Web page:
create a political minefield for Democrats, politically speaking. Any increase in violence could be turned
against Democrats in Congress, for cutting off funding. This administration has
been handed more than a half trillion
dollars for this war, but hasn’t been able to find the 20 billion or so it
would take to provide body armor for all of the troops now; a reduction in
funding would assure that they still don’t get what they need. Halliburton,
Bechtel and ExxonMobil will continue to make money from this war; make no
mistake about that. Refusing to fund the troops isn’t just a jingoistic Fox
Noise Talking Point™, folks; the net effect of cutting off funding could be
just that.


That is what the
Democrats can’t do. There is a lot, however, that they can do, although they
need our help.


Many individual
Congressional Democrats are doing a lot.
They make speeches on the House and Senate floors, and they go onto talk shows
and discuss the war. They tell everyone who will listen to them that this
occupation is illegal and immoral and that it needs to stop. And they are doing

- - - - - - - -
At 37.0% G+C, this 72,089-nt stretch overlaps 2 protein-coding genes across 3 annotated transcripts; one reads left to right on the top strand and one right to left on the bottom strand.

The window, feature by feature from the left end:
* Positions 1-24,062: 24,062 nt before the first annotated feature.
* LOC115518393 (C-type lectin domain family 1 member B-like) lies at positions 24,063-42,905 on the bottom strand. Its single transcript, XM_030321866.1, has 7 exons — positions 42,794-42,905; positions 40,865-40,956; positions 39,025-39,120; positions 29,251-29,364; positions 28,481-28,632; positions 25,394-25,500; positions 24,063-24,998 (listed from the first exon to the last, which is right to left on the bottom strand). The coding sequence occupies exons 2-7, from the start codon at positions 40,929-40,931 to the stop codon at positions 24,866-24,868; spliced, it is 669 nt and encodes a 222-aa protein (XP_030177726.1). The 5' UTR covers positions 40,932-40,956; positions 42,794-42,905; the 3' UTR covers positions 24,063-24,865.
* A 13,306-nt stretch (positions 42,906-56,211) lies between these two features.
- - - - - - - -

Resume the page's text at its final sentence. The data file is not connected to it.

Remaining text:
that. Congressional Democrats have been all over the news this year, trying to
drum up support for their bids to end the war.


If this war is going
to end, we have to get more Republicans against the war, to the point that even
THEY want it to end. That takes a hell of a lot more than a series of polls
saying the American people don’t like it. There has to be a groundswell that is
so overwhelming that Congressional Republicans can’t ignore it. That will take
letter writing campaigns unlike any seen in years. I am not talking about
e-mail, folks; I’m talking about letters. No petitions, no mass mailings in
which you simply have to sign your name to a form letter. I’m talking about
writing letters to Congress and your local newspaper, in which you express your
disgust with this occupation, and its effects in the United States and the


We have to create a
groundswell that makes the average person look up from their busy lives and say
"You know, you’re right! Iraq is a quagmire and a debacle!" to the
point that they, too, write their Congresspersons and make their feelings known,
as well.


The fact of the matter
is, we don’t have the votes to simply cut off war funding. That means, we have
to create the votes. We have to make sure that 18-20 Republican Senators feel
that they have no choice but to vote to end this thing. That’s our mission,
folks. If we can’t get enough votes to override a veto, then there is nothing
Democrats can do right now. Take this lesson into 2008, though, and make sure
Democrats have enough votes next time. Right now, we have enough votes to stop the government hemorrhaging, and little more.  We need 60 votes in the Senate; more if a Republican like Bush is in the White House. 49-50 just won’t cut it right now.


Constantly passing
bills that are destined to die is not progress. Expecting miracles isn’t
progress. Progress takes a lot of work, and it requires a lot of passion. Not
fake passion, but real passion.